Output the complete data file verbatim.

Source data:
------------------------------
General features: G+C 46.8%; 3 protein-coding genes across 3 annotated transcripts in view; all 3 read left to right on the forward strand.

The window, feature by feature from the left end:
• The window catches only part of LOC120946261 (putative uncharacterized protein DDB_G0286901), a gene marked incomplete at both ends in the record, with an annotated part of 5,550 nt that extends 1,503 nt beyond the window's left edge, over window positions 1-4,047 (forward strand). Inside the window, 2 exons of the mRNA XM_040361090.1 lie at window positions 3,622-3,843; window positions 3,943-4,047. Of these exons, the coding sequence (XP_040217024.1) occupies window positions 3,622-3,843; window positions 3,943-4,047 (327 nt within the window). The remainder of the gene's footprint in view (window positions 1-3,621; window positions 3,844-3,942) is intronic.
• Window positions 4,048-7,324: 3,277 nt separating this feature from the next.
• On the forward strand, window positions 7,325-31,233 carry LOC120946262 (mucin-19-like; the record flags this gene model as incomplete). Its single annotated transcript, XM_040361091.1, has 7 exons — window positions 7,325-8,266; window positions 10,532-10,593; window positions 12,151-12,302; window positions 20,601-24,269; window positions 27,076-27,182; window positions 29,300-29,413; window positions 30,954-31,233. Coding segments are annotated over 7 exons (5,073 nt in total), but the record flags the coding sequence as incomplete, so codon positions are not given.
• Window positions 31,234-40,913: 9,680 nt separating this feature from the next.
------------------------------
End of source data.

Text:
General features: G+C 46.8%; 3 protein-coding genes across 3 annotated transcripts in view; all 3 read left to right on the forward strand.

The window, feature by feature from the left end:
• The window catches only part of LOC120946261 (putative uncharacterized protein DDB_G0286901), a gene marked incomplete at both ends in the record, with an annotated part of 5,550 nt that extends 1,503 nt beyond the window's left edge, over window positions 1-4,047 (forward strand). Inside the window, 2 exons of the mRNA XM_040361090.1 lie at window positions 3,622-3,843; window positions 3,943-4,047. Of these exons, the coding sequence (XP_040217024.1) occupies window positions 3,622-3,843; window positions 3,943-4,047 (327 nt within the window). The remainder of the gene's footprint in view (window positions 1-3,621; window positions 3,844-3,942) is intronic.
• Window positions 4,048-7,324: 3,277 nt separating this feature from the next.
• On the forward strand, window positions 7,325-31,233 carry LOC120946262 (mucin-19-like; the record flags this gene model as incomplete). Its single annotated transcript, XM_040361091.1, has 7 exons — window positions 7,325-8,266; window positions 10,532-10,593; window positions 12,151-12,302; window positions 20,601-24,269; window positions 27,076-27,182; window positions 29,300-29,413; window positions 30,954-31,233. Coding segments are annotated over 7 exons (5,073 nt in total), but the record flags the coding sequence as incomplete, so codon positions are not given.
• Window positions 31,234-40,913: 9,680 nt separating this feature from the next.